Like most paper folders' associations around the globe, the MFFP acknowledges the difficulties arising from the lack of specific case law on thematter of origami copyright. This situation is due to :

  1. the small representation of origami on the art market and in the professionalworld ;
  2. the specific nature of this art, which does not target consumers but invitesfolders to immediate practice through diagrams (which are generally more convivial and didactic than sheet music). Hence values such as sharing,friendship, and free services that do not prepare to face indelicacy, or evenplagiarism from those who make money with someone else's work.

Even if it does not offer real solutions to the issue of origami copyright – suchsolutions can only come from competent legal authorities – the MFPP can still makeall the information it has on this matter available and state precisely itsown position as a 1901 French law association.

The MFPP is a '1901 French law association', which 'aims at developing creation, expression and communication through paper folding'. In other words,the MFPP can support and back projects with a strictly cultural purpose,promoting social cohesion. Its goal cannot and must not be commercial. Under this condition, it can nevertheless maintain partnerships with professionals.

With these presuppositions in mind, let us add that the MFPP respects the law and in particular the measures related to copyrights as stated in the Intellectual Property Code.

It considers that origami models, as any other creative work, can and must benefit from the protection granted to the authors by these texts.

It advises the creators to make sure of the originality of their creations, using all available sources of information, including the Internet (and/or the Oritheque for the MFPP members)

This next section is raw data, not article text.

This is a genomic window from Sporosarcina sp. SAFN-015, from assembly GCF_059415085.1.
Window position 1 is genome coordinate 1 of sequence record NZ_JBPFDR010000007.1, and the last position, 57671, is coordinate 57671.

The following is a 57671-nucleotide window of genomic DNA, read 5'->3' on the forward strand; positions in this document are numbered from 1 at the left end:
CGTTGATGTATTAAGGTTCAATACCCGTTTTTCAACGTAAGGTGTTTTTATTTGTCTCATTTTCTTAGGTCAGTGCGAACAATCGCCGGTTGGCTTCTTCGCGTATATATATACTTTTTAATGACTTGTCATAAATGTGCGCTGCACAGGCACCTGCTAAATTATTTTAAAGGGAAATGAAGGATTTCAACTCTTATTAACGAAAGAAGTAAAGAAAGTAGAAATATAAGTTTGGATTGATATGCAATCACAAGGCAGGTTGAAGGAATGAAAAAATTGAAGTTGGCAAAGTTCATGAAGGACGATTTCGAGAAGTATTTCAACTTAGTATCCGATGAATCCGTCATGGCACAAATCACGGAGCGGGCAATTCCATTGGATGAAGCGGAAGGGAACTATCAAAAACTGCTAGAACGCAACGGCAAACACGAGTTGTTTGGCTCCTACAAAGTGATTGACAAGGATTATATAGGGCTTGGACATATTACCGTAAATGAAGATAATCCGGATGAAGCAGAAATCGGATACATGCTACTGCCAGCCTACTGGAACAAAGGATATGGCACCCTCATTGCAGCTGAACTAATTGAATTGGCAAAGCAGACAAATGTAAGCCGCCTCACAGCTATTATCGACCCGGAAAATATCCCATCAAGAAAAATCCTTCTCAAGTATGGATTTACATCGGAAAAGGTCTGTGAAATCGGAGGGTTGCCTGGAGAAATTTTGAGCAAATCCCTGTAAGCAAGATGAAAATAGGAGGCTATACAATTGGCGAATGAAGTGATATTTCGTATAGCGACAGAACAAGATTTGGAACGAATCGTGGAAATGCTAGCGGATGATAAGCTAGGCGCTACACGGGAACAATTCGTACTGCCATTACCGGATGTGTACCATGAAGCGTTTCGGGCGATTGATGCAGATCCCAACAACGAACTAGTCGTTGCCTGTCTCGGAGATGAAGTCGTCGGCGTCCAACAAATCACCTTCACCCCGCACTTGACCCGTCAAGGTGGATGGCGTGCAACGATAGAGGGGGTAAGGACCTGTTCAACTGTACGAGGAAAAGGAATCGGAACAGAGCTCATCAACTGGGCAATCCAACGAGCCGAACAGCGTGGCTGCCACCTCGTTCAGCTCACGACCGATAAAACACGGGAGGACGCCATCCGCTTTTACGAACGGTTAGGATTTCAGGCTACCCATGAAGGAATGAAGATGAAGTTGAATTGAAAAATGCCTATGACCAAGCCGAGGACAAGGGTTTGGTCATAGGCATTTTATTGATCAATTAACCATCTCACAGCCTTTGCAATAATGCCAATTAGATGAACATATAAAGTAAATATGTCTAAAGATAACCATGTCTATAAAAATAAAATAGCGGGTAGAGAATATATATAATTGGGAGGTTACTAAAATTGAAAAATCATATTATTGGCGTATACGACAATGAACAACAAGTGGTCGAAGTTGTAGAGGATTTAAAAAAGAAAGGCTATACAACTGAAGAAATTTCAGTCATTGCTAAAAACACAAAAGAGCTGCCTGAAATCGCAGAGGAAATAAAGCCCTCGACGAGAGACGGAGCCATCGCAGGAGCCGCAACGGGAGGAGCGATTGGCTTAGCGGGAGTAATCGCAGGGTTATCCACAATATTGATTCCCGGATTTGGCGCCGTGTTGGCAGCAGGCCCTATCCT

However, the MFPP cannot play the role of the SACEM, SAIF, or any other copyright collecting society, as such actions are not part of the association's objective it must comply with.

Hence, it can neither verify for an author, even a member, the anteriority and originality of his rights, nor deputize for this author in any legal action to make these rights respected.

The MFPP reminds that the use by an author of his diffusion right does not imply his authorization to use the model outside the family or private circle. The MFPP nevertheless advises the author to indicate all allowed and forbidden uses directly on the diagrams, crease patterns and any other means of diffusion.

The use that an author makes of this diffusion right gives him a proof of anteriority and originality against later creations (but not anterior ones). Publishing a model in Le Pli (or in the MFPP Convention Book) will not only bring an always welcomed contribution to our magazine (or annual Convention), but can also constitute a proof of the date of first diffusion for the author.

At the international level , we recall here the statement of the "First International Origami Copyright Meeting" (10 th -13 th October 2008, JOAS Hall, Tokyo) :

'We propose and agree the rights of origami artists must be protected:

  • Before use of a model or design
  • Permission must be obtained
  • Payments, terms and conditions must be agreed
  • On use of a model or design
  • Credit must be given unless explicitly waived

We will act against copyright infringements and unauthorized reproduction and distribution ' (from Tanteidan Magazine n°112)

Permanent dispensation request for non commercial activities: